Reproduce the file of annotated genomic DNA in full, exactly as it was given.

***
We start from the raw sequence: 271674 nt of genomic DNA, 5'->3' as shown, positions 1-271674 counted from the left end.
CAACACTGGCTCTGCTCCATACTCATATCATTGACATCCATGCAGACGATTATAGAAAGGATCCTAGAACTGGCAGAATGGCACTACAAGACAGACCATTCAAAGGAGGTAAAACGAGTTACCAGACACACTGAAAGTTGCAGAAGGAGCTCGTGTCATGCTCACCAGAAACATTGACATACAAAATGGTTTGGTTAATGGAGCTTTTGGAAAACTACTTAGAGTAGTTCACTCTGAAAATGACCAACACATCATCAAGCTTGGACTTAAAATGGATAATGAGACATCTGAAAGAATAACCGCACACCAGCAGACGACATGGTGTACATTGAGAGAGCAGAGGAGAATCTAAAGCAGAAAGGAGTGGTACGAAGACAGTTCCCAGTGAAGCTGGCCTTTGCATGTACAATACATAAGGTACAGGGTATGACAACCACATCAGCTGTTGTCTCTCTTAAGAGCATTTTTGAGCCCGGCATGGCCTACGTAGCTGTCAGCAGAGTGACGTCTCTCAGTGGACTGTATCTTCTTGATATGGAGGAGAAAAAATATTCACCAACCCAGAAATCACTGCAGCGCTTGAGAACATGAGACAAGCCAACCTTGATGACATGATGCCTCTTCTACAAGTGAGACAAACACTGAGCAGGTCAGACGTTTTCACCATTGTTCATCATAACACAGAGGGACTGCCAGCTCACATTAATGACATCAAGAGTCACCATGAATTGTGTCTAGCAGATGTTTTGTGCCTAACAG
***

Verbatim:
We start from the raw sequence: 271674 nt of genomic DNA, 5'->3' as shown, positions 1-271674 counted from the left end.
CAACACTGGCTCTGCTCCATACTCATATCATTGACATCCATGCAGACGATTATAGAAAGGATCCTAGAACTGGCAGAATGGCACTACAAGACAGACCATTCAAAGGAGGTAAAACGAGTTACCAGACACACTGAAAGTTGCAGAAGGAGCTCGTGTCATGCTCACCAGAAACATTGACATACAAAATGGTTTGGTTAATGGAGCTTTTGGAAAACTACTTAGAGTAGTTCACTCTGAAAATGACCAACACATCATCAAGCTTGGACTTAAAATGGATAATGAGACATCTGAAAGAATAACCGCACACCAGCAGACGACATGGTGTACATTGAGAGAGCAGAGGAGAATCTAAAGCAGAAAGGAGTGGTACGAAGACAGTTCCCAGTGAAGCTGGCCTTTGCATGTACAATACATAAGGTACAGGGTATGACAACCACATCAGCTGTTGTCTCTCTTAAGAGCATTTTTGAGCCCGGCATGGCCTACGTAGCTGTCAGCAGAGTGACGTCTCTCAGTGGACTGTATCTTCTTGATATGGAGGAGAAAAAATATTCACCAACCCAGAAATCACTGCAGCGCTTGAGAACATGAGACAAGCCAACCTTGATGACATGATGCCTCTTCTACAAGTGAGACAAACACTGAGCAGGTCAGACGTTTTCACCATTGTTCATCATAACACAGAGGGACTGCCAGCTCACATTAATGACATCAAGAGTCACCATGAATTGTGTCTAGCAGATGTTTTGTGCCTAACAG